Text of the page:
March 12, 2008

UNMADE MAN:

A Clear Voice in Babylon: William F. Buckley Jr., "The Unmaking of a Mayor" (George N. Crocker, Summer 1967, First Principles)

If anyone ever wrote a whole book about his election as mayor of a city, the precedent has escaped this reviewer’s attention. A fortiori, he knows of no one who ever devoted 335 pages to chronicling for posterity, as William F. Buckley Jr. has done, the campaign in which he ran for mayor and lost. Buckley not only lost; he came in third.

This comment is in no way intended to deplore Buckley’s extraordinary venture into politics as a candidate in the 1965 mayoralty election in New York City, or to disparage the book he has written about it. There are many things about Buckley which are without precedent; this has been known to friends and foes ever since he emerged with honors from college in 1950 and proceeded to write that devastating critique of liberal establishmentarianism in the academic world, Cod And Man At Yale-a work which did not devastate Yale University, but did devastate any illusion that the prevailing orthodoxy which so repelled the student Buckley in the academic milieu would go without an articulate, brave, and heavily-armored challenger in the years ahead. And friends and foes do all concede that among the rare concatenation of personal qualities which have made Buckley a natural leader-if not the leader-of the young, intellectual conservatives of this country, a preference €or the well-trod, easy path is not among them.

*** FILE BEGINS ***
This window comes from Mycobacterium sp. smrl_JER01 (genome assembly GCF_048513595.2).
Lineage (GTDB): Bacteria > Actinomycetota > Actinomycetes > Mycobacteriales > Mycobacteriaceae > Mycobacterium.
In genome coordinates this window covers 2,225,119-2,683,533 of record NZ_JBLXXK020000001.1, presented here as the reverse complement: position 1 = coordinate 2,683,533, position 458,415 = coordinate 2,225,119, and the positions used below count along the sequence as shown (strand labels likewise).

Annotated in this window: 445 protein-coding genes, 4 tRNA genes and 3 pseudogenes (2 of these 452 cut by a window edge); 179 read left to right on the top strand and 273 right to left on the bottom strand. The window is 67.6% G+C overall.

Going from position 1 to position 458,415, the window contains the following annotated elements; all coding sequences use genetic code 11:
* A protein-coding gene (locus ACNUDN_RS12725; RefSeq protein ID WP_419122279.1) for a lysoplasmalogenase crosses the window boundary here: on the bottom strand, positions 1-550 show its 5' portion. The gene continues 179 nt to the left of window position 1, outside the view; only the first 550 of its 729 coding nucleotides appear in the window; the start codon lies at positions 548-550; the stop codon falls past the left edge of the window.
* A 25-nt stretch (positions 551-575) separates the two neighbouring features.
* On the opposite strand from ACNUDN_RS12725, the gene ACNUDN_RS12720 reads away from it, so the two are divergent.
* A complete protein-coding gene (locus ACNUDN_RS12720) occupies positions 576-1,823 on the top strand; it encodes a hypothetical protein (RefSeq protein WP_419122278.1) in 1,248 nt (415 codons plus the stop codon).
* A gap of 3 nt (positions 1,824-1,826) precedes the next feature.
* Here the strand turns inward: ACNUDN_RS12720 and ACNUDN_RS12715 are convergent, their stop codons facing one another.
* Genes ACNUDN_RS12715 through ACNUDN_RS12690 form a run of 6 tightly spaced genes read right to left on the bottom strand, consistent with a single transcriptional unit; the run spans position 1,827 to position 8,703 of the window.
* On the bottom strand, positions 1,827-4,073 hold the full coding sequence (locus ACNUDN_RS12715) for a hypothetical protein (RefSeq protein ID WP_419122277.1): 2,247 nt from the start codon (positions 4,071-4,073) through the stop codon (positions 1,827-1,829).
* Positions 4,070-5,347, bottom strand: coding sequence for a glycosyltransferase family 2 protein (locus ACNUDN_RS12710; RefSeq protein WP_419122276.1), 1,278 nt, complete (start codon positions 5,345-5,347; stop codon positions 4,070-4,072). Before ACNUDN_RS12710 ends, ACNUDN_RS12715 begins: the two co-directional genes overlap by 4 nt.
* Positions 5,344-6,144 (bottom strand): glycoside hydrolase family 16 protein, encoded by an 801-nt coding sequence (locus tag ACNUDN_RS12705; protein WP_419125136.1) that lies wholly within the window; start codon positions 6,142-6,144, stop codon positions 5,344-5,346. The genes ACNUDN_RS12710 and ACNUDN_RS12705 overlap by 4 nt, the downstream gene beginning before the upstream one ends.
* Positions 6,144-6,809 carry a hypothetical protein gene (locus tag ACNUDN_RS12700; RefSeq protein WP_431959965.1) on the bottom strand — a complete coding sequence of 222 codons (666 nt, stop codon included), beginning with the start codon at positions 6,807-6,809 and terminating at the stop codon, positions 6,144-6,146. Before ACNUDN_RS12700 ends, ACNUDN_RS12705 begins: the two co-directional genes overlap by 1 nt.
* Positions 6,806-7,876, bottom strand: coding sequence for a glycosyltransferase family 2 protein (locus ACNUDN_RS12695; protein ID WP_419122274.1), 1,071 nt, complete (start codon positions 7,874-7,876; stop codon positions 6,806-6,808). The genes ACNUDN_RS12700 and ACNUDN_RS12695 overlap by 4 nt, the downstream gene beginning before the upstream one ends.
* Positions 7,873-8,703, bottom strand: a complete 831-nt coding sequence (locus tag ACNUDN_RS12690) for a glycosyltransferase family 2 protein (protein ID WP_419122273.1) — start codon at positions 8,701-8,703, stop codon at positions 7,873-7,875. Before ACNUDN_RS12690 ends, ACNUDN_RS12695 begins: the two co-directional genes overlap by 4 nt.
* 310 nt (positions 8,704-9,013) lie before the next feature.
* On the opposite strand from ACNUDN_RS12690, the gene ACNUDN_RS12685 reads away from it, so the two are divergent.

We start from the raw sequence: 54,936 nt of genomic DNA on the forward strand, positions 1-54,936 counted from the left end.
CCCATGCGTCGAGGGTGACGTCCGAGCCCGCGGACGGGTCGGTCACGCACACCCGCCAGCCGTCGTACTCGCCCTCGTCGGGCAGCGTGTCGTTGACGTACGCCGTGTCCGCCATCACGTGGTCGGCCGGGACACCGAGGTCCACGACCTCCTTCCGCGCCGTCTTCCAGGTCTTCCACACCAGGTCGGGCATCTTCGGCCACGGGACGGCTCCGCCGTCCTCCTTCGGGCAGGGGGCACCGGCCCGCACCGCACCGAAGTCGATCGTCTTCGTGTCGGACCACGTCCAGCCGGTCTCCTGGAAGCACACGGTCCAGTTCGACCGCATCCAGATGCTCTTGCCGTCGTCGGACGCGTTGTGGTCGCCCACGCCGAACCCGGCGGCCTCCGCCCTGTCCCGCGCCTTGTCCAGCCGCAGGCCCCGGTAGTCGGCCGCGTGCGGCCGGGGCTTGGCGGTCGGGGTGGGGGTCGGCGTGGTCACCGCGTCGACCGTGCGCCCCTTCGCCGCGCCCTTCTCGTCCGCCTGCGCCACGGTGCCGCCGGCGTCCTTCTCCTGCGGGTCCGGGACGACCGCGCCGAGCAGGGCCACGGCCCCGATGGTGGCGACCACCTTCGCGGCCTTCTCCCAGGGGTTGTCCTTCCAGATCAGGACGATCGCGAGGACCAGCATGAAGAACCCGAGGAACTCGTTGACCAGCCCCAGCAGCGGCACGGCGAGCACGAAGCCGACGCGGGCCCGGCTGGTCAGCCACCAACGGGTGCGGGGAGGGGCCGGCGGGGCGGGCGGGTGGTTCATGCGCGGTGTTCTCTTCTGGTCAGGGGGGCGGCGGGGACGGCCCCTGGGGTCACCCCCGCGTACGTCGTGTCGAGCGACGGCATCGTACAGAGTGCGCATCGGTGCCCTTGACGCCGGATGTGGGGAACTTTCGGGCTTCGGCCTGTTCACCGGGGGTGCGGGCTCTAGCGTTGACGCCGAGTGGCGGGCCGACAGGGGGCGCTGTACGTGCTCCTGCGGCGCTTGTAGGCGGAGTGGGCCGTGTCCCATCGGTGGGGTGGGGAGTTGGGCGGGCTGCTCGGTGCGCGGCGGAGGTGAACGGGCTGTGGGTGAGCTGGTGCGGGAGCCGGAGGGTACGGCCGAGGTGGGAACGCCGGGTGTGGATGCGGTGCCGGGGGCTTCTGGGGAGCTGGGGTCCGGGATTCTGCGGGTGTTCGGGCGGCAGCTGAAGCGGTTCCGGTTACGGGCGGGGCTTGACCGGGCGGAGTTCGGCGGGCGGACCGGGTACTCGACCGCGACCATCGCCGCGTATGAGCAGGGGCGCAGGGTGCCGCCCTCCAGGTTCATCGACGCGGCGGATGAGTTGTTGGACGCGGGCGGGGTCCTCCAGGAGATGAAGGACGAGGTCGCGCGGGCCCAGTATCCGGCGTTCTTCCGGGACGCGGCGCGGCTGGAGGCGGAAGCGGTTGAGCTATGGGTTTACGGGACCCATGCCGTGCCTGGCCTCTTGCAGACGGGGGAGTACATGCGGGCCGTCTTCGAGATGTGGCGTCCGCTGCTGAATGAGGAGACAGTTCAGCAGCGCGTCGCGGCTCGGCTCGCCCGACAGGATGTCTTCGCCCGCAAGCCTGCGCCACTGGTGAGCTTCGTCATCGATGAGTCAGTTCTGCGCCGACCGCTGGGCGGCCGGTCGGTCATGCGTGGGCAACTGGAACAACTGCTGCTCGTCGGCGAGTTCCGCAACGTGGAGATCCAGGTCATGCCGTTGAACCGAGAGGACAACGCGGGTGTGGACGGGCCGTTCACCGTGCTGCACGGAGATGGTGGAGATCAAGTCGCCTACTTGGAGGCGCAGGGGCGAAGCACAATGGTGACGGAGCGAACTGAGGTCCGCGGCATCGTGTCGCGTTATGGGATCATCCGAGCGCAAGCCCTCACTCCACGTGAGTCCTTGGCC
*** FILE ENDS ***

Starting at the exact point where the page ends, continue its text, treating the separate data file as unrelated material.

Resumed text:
The Unmaking of a Mayor is only incidentally an autobiographical record of an episode in a man’s career. More broadly, it is a highly perceptive diagnosis of a moral and intellectual malaise that afflicts party politics and the electoral process today, most acutely in the cities. New York City is politically eccentric, no doubt; but even so, this book, more incisively as well as more entertainingly than any other, helps one to break away from the shadowland of demagogy in which the subjects of urban poverty and blight and discomfort are now bogged down.

Posted by Orrin Judd at March 12, 2008 4:51 PM
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